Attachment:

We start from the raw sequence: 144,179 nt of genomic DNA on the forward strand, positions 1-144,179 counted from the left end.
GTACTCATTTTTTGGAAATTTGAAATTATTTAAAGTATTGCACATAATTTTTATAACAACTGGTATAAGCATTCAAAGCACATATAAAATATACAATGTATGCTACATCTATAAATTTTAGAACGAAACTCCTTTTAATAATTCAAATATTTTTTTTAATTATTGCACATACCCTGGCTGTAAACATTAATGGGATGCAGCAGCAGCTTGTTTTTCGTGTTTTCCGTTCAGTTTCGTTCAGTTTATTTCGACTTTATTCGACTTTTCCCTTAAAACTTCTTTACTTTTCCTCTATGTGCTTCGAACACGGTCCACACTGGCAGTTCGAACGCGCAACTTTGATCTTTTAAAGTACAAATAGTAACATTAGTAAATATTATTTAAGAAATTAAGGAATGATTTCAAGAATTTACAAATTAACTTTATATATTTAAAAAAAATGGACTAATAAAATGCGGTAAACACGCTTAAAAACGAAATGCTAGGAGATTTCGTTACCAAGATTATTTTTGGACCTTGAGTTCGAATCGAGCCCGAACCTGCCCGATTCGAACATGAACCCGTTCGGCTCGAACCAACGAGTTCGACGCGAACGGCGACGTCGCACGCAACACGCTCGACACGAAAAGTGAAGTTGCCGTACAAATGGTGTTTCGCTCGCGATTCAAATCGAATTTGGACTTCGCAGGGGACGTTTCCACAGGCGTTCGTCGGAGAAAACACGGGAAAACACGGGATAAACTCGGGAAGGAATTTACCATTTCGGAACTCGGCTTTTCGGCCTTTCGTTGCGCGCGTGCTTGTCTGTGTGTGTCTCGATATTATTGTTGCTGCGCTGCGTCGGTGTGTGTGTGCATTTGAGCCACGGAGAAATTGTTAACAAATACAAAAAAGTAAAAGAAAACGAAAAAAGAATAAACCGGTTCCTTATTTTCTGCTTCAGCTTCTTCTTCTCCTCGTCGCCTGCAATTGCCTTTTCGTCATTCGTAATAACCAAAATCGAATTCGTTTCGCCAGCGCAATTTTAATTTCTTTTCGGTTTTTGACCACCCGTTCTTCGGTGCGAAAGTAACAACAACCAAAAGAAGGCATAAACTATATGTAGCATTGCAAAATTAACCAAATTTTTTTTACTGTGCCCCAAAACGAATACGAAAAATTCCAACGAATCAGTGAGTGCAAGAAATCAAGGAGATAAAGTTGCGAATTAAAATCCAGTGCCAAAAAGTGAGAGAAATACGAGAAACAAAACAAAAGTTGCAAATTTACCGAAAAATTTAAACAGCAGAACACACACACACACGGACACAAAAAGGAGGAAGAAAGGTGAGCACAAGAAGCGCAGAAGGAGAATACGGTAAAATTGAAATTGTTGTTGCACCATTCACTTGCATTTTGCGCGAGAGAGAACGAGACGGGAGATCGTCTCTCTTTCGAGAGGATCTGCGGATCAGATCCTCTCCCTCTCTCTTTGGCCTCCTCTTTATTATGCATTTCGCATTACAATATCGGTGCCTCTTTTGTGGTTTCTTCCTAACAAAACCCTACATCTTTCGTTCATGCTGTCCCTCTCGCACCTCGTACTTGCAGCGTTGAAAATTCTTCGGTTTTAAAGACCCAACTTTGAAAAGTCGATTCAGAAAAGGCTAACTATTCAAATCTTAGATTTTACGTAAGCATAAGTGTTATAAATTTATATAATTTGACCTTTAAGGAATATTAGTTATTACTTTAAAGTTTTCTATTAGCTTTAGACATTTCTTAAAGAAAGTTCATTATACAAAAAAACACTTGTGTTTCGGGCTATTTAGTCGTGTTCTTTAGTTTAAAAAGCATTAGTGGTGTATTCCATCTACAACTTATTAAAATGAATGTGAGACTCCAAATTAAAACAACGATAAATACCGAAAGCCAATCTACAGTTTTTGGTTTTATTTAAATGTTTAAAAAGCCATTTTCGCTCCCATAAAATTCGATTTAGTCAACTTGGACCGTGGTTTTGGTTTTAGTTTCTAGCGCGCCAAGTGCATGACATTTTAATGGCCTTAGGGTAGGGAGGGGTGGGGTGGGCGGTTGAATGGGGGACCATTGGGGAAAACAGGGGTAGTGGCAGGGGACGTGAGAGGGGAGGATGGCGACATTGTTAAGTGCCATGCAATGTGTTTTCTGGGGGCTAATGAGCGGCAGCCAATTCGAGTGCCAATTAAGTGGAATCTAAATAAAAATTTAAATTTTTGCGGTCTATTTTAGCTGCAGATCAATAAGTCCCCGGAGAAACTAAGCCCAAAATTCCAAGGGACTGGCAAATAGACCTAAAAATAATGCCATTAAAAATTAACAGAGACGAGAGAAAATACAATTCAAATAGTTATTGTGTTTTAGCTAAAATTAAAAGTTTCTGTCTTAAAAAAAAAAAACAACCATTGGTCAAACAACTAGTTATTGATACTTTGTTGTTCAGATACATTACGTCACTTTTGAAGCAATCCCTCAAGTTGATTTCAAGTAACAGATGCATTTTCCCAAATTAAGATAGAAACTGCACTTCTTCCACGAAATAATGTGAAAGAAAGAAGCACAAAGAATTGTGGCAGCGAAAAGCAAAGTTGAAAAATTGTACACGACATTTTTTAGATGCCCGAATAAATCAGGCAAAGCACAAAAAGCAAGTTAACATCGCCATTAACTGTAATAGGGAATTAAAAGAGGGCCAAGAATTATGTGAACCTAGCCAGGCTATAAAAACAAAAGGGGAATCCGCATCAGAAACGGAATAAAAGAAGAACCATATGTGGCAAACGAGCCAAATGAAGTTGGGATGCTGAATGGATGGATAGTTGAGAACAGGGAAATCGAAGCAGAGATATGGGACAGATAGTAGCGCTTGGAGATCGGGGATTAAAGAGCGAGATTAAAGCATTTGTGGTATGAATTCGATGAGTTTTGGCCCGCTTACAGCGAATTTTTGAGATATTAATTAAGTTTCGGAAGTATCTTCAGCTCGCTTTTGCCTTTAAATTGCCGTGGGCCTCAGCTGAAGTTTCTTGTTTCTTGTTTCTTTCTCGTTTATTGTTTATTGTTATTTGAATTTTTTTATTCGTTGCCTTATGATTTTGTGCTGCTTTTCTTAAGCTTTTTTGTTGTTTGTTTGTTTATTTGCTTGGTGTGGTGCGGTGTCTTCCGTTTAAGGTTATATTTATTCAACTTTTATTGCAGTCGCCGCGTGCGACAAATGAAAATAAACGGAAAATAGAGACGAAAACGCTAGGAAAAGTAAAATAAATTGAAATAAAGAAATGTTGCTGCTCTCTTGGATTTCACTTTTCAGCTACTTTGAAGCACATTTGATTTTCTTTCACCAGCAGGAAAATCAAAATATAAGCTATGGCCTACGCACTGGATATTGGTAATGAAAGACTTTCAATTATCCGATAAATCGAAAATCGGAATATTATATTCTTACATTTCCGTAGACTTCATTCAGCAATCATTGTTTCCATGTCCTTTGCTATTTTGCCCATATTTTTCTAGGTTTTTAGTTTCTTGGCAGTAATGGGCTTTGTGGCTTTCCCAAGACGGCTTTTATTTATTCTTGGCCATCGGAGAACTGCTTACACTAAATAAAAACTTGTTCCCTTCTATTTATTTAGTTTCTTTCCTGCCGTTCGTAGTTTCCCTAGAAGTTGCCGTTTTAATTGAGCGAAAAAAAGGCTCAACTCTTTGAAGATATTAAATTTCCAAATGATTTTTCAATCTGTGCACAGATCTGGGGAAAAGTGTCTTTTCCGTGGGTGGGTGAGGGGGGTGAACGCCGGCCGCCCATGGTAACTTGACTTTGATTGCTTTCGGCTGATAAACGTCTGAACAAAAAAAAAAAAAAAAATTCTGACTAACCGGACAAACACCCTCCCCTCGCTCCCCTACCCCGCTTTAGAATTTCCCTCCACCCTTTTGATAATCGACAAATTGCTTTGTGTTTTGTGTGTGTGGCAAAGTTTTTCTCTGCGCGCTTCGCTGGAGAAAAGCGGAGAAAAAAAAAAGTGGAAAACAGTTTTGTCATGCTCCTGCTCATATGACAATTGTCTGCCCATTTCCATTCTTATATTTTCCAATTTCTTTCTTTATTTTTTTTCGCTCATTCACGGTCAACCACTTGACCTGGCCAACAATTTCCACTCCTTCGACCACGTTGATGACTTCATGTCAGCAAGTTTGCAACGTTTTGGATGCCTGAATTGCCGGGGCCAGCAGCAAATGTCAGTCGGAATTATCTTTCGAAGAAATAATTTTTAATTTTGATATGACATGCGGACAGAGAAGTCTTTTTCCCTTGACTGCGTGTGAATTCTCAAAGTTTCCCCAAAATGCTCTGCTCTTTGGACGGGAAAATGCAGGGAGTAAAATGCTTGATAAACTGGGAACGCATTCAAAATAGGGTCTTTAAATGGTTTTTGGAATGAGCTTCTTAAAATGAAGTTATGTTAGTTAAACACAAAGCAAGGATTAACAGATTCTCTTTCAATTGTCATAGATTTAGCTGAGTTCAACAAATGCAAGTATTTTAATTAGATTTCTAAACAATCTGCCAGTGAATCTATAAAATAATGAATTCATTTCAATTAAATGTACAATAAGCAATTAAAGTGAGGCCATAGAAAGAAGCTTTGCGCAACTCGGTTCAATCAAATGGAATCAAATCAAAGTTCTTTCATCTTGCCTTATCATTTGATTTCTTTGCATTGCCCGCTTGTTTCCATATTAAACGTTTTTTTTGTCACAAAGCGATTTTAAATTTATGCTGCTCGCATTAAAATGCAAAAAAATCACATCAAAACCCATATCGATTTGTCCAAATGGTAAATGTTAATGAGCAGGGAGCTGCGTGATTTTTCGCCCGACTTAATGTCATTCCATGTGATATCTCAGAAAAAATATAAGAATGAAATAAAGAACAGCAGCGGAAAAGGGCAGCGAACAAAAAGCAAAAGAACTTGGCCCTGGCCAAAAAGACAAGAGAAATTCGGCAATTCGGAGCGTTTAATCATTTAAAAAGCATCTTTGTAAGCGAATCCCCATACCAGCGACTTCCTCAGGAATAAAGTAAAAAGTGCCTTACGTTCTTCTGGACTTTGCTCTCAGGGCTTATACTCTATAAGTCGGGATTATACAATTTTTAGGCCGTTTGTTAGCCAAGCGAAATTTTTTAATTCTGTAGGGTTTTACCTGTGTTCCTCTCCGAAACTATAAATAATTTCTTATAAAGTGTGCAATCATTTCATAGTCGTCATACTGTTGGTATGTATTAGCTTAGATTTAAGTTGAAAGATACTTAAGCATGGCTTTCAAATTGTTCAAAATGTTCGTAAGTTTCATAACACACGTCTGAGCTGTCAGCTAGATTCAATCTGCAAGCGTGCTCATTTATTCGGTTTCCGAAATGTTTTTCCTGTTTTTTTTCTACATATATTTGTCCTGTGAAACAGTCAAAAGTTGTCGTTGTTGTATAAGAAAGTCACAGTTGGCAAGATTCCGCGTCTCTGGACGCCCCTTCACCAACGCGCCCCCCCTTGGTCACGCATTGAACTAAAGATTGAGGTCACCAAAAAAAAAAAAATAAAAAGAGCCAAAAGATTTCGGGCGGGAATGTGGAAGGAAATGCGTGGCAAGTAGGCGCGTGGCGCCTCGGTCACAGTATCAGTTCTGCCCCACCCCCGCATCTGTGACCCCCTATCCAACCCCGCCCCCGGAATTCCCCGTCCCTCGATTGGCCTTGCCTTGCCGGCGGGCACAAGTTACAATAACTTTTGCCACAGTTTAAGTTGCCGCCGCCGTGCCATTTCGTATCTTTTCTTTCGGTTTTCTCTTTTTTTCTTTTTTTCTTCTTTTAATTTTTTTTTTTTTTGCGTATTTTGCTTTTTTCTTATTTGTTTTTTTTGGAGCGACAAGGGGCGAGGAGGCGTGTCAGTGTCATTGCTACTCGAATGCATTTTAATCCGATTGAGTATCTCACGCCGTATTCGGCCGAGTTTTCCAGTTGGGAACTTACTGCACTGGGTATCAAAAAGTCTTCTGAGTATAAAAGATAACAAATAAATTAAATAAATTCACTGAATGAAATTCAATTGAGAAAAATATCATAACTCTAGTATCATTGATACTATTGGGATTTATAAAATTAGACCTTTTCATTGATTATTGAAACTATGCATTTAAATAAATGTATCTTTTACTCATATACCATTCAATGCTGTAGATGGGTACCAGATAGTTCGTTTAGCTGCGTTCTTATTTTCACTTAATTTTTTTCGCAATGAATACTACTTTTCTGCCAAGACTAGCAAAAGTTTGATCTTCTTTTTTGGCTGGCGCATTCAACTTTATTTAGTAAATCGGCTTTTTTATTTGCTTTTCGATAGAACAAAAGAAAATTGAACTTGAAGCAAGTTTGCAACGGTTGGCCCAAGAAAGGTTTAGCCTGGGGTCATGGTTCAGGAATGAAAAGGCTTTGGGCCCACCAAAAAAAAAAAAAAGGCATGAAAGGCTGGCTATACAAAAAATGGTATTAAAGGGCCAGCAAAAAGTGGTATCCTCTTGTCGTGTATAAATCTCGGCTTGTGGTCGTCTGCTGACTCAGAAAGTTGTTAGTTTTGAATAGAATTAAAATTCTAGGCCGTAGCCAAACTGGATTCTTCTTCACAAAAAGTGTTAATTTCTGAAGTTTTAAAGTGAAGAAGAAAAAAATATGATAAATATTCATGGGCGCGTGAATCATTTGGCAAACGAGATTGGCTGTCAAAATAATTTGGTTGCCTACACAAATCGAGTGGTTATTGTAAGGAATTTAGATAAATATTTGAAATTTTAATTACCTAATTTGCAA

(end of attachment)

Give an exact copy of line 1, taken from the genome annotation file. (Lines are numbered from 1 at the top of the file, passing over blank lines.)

We start from the raw sequence: 144,179 nt of genomic DNA on the forward strand, positions 1-144,179 counted from the left end.